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Old 04-11-2012, 12:48 AM   #1
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Moist Chicken - Help

Does anyone know any secrets to really bring out the moisture in chicken and other fowls? I just HATE dry chicken, turkey, duck etc.

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Old 04-11-2012, 01:07 AM   #2
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Welcome!

Best way to bring out the inherent natural juices in bird, is don't overcook it. A Simple herb rubbed, well salted/seasoned bird can be a real think of beauty.

There are plenty of marinades, brines, and techniques to help render a tasty, juicy bird, but it still boils down to don't overcook it. Pull the bird at 160 degrees, and just like steaks and what not, let it rest before you carve into it. Cary over cooking will bump up the internal 165 you want, and just(again) let it rest.

just my $.02

I am sure folks will chime in, lots to be learned here. Welcome to DC.
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Old 04-11-2012, 06:19 AM   #3
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@ Tonks,

Welcome Aboard ...

I am in agreement with Tattrat and I have never had a dry roast chicken or turkey ...

Here are other suggestions that work for me;

to cover the roasting bird with aluminum foil for the 1st stage of roasting to provide a moist environment to roast the interior of the bird, and then, to golden brown the exterior skin, with a higher heat at the 2nd stage with the traditional basting process ...

Also, basting the bird in its pan juices is another method employed.

Kind regards and good luck with your roasted chicken ...

Margi Cintrano.
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Old 04-11-2012, 07:29 AM   #4
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Thank you both of you. I will turn to you guys when I'm next cooking bird.
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Old 04-11-2012, 07:36 AM   #5
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Brining is another method to insure moist birds. I even brine pieces for the grill. This method also works with lean pork cuts on the grill. Yum, beer brined pork chops.
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Old 04-11-2012, 07:54 AM   #6
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Have you ever tried roasting bags? It works most definitely. Over here, I can either get roasting bags or a roll of wrap - cellophane type stuff which you twist at the ends and it seals the bird in a nice juicy bag. It still browns but it stays wonderfully moist.
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Old 04-11-2012, 09:38 AM   #7
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Three things that will do the trick.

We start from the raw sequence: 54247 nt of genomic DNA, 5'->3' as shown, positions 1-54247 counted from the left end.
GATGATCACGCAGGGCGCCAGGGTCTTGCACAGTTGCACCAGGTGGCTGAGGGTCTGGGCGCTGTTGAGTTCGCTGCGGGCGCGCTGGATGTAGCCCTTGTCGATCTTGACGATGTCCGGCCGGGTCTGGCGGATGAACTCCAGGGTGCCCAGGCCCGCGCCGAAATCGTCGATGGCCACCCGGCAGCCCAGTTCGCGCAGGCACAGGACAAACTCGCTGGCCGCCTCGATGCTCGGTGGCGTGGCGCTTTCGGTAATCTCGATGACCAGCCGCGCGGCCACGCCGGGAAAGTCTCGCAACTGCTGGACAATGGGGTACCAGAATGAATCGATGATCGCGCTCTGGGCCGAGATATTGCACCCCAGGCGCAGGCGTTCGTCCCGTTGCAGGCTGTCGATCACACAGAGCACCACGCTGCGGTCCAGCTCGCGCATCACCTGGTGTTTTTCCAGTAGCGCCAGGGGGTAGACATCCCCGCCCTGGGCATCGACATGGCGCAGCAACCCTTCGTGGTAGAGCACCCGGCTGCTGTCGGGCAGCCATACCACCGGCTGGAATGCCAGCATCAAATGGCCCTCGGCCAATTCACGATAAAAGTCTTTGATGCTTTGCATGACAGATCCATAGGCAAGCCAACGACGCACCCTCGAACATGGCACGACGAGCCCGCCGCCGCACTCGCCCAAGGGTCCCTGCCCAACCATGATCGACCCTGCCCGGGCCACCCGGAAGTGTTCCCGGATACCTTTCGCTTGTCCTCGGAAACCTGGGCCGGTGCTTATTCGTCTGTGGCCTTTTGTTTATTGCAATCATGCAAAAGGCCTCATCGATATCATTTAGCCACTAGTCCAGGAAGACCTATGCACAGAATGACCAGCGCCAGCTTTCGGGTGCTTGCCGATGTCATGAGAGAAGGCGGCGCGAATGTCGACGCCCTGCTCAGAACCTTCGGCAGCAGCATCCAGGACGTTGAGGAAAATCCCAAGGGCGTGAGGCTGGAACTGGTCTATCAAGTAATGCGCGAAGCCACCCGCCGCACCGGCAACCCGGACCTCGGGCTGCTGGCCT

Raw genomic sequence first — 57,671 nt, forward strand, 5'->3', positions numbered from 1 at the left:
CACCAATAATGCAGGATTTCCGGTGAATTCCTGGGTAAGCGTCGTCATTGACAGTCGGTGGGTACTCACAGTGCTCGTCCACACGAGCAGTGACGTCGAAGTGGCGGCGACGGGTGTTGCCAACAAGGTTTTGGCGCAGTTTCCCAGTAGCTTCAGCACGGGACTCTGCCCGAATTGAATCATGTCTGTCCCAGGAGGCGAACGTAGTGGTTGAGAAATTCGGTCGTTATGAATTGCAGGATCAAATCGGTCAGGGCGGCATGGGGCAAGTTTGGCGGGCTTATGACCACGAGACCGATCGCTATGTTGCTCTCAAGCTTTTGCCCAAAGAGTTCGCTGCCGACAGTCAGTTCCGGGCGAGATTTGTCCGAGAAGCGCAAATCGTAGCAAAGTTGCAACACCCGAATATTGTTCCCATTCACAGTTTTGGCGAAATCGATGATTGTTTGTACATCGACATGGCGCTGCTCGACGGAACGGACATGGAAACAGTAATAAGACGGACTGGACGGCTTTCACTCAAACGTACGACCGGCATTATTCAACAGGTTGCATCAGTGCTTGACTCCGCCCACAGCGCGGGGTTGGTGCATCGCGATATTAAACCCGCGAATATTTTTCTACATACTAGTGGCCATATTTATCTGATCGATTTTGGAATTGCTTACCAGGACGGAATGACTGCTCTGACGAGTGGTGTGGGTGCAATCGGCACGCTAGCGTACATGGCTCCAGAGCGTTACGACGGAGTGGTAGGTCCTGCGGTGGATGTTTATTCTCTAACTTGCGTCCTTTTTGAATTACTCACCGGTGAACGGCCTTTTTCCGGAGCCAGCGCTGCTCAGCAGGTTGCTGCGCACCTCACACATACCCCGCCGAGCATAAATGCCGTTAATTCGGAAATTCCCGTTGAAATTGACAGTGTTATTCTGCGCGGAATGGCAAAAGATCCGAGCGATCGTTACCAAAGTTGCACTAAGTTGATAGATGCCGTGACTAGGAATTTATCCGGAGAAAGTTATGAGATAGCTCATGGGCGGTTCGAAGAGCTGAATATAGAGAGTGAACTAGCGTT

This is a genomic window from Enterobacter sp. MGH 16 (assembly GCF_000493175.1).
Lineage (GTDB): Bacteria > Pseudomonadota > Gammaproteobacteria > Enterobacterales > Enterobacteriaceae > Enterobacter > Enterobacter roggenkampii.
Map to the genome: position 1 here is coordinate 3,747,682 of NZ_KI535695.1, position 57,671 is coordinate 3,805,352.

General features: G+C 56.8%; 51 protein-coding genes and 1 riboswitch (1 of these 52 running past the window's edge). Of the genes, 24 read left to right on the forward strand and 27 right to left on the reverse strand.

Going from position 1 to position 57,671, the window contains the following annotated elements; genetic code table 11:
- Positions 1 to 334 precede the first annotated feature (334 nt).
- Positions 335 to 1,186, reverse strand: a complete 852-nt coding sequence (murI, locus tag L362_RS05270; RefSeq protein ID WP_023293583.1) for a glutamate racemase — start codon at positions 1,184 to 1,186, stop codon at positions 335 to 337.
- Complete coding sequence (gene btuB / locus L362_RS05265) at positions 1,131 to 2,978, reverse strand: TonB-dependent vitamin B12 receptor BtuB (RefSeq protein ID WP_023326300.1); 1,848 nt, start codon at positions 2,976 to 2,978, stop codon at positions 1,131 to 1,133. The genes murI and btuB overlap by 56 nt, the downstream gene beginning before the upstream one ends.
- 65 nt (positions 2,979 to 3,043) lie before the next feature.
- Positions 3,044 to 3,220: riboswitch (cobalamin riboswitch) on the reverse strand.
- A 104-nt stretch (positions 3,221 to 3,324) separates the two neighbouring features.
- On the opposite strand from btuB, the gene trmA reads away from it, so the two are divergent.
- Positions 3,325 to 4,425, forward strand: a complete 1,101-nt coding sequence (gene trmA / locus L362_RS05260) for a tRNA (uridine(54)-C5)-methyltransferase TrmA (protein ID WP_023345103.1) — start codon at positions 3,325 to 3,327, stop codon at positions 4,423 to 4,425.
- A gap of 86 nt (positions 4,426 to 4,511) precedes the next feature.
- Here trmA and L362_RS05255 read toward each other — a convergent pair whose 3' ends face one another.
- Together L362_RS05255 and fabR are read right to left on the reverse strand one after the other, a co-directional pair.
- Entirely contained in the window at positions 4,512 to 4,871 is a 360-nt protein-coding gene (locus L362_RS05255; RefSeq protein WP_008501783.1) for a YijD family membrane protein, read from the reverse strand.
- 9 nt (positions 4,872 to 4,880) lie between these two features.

1. Don't overcook. Overcooking is why poultry is dry. Especially white meat, which is the leanest.

2. Brining will add flavor and moisture to the poultry. It also gives you some leeway if you overcook.

3. Buy a digital instant read thermometer so you know when it's done.
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Old 04-11-2012, 10:52 AM   #8
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Quote:
Originally Posted by Gravy Queen View Post
Have you ever tried roasting bags? It works most definitely. Over here, I can either get roasting bags or a roll of wrap - cellophane type stuff which you twist at the ends and it seals the bird in a nice juicy bag. It still browns but it stays wonderfully moist.
I use the wrap for other thing Quintuplets, would you believe toaster bags are not common in the US.
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Old 04-11-2012, 11:41 AM   #9
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Quote:
Originally Posted by Gravy Queen View Post
Have you ever tried roasting bags? It works most definitely. Over here, I can either get roasting bags or a roll of wrap - cellophane type stuff which you twist at the ends and it seals the bird in a nice juicy bag. It still browns but it stays wonderfully moist.
I thought I had already made a post asking how you get the skin crisp. Must be losing my mind!

My brother used a "Brown in Bag" for a turkey one year. He followed the directions to the letter (Ex-Naval Flight Instructor) and ended up with a totally collapsed bird. LOL
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Old 04-11-2012, 11:45 AM   #10
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Originally Posted by Andy M. View Post
Three things that will do the trick.

1. Don't overcook. Overcooking is why poultry is dry. Especially white meat, which is the leanest.

2. Brining will add flavor and moisture to the poultry. It also gives you some leeway if you overcook.

3. Buy a digital instant read thermometer so you know when it's done.

I agree on all counts.

And will add that the quality of the poultry matters, too. I'll never buy Perdue or store brand again.

We brined and grilled a Bell and Evans chicken last night and it was SODALICIOUS!!
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